GDPR – a defensible position

Simon Merrick, GDPR Transformation Specialist at Agilisys discusses why, with less than one month to go until GDPR enforcement, a defensible position should be the default

The General Data Protection Regulation is a regulation and if there’s one thing that doesn’t get everyone out of bed in the morning, apart from compliance managers, it’s compliance with a regulation.

As a management consultant, I’m often working with organisations to change behaviours, thinking and outcomes. Finding that ‘reason to change’ is sometimes the hardest part of the job. That reason might be a business threat or objective, an innovative technology or simply a change of individual.  On the rare occasions it can be legislative too. So how excited was I to find the Information Commissioner, Elizabeth Denham, saying that GDPR was “the biggest change to data protection law for a generation”?  If there was ever a catalyst for transformational change in this digital age, here was it. Or was it?

The 25 May 2018 enforcement date has been bandied around by some like it’s 1 January 2000, despite the ICO saying to the contrary. Get compliant by the date or doomsday will fall. I recall a recent conversation with a colleague who still remembers Y2K and waited on the phone for that call to IT on the first day of the new millennium. Nothing. Second day. Still nothing. Third day. The phone rings. But it’s just to say everything is ok, all systems go.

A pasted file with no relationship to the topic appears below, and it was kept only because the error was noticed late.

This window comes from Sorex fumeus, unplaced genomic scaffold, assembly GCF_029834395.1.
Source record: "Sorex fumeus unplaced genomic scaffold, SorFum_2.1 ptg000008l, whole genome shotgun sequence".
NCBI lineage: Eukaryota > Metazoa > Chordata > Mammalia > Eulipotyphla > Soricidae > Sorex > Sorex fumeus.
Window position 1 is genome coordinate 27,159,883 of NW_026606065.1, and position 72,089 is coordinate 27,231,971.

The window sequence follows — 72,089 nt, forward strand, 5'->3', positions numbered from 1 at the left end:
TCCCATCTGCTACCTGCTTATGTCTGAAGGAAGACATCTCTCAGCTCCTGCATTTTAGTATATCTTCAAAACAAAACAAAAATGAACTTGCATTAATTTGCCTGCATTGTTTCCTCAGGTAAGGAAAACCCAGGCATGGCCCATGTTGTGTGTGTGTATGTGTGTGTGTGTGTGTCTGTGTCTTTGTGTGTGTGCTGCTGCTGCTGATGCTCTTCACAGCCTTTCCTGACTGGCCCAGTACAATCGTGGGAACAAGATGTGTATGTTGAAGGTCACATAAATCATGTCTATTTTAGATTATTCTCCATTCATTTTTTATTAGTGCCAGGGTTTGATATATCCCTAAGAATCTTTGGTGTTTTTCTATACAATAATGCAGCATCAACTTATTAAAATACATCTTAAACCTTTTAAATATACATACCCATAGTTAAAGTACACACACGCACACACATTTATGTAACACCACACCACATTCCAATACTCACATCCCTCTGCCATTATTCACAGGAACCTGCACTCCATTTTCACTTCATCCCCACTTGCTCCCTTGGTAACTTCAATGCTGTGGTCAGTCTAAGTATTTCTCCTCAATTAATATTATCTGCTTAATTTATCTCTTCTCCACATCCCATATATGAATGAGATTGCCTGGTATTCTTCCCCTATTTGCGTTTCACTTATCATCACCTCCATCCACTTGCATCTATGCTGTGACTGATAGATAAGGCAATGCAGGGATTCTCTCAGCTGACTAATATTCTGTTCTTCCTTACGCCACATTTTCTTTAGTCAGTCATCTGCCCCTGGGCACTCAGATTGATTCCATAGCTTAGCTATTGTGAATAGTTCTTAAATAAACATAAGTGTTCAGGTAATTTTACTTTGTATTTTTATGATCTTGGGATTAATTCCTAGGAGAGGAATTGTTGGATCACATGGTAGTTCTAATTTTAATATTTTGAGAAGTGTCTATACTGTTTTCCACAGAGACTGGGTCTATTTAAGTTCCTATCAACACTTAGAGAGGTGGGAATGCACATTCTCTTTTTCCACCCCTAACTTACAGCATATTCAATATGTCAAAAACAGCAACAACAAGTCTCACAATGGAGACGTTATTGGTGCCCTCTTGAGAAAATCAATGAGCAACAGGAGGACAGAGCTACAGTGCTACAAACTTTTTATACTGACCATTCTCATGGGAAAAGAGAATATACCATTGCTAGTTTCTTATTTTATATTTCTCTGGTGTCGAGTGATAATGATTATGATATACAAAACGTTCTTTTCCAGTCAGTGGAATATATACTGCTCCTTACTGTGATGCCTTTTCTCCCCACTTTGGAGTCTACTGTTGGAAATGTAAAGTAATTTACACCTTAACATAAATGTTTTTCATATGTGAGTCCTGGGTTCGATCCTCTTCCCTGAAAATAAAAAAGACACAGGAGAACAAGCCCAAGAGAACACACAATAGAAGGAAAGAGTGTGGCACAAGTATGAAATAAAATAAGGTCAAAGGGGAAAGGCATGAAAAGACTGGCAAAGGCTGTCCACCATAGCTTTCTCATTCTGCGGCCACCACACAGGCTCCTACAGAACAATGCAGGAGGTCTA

An opportunity, not a threat

GDPR, however, is not like Year 2000. Massive fines are not going to drop on 26 May. It is a transformation opportunity, an evolving data privacy journey, a catalyst for change, if an organisation is so disposed. But, if you’ve done nothing so far and you’re hoping to ‘be compliant’ you’re barking up the wrong tree.

The regulation contains lots of flexible sounding words like appropriate, suitable, reasonable and adequate. These terms all need interpreting constantly within your own organisation because every organisation and its use of personal data is different and changing daily. GDPR requires you to demonstrate that you are compliant, not just say that you are. Snapshots of a data privacy position a year ago are not enough. Lawyers will be rubbing their hands and test cases will be expected to appear as the regulation is stretched and pulled into shape.

For the organisation that is looking to do what they need to with one month to go, compliance should not be the objective, but establishing a continually defensible position is, one that you can justify should the ICO come knocking on the door.

Creating and maintaining a thorough register of processing activity is a number one priority. This should demonstrate you have legitimate reasons for processing the data. This should be followed by documenting the decisions and actions you are taking in deciding how you manage the data privacy risk across your organisation and its supply chain. A data privacy governance body can help. Even if these actions are not complete, it will go some way to establishing your defence by showing that you’re doing everything you can to be as compliant as possible.

Finally, appointing a Data Protection Officer if you are a public-sector body, other than a court acting in their judicial capacity, or a large processor is a majorly demonstrable piece of evidence that you are serious about data privacy and following the law.

For the enterprise that is looking to do more than just a defensible strategy, focus should be placed on how the organisation can create communications that build and maintain customer and employee trust. It’s a much bigger task, but one that is truly aligned with the essence and spirit of GDPR.

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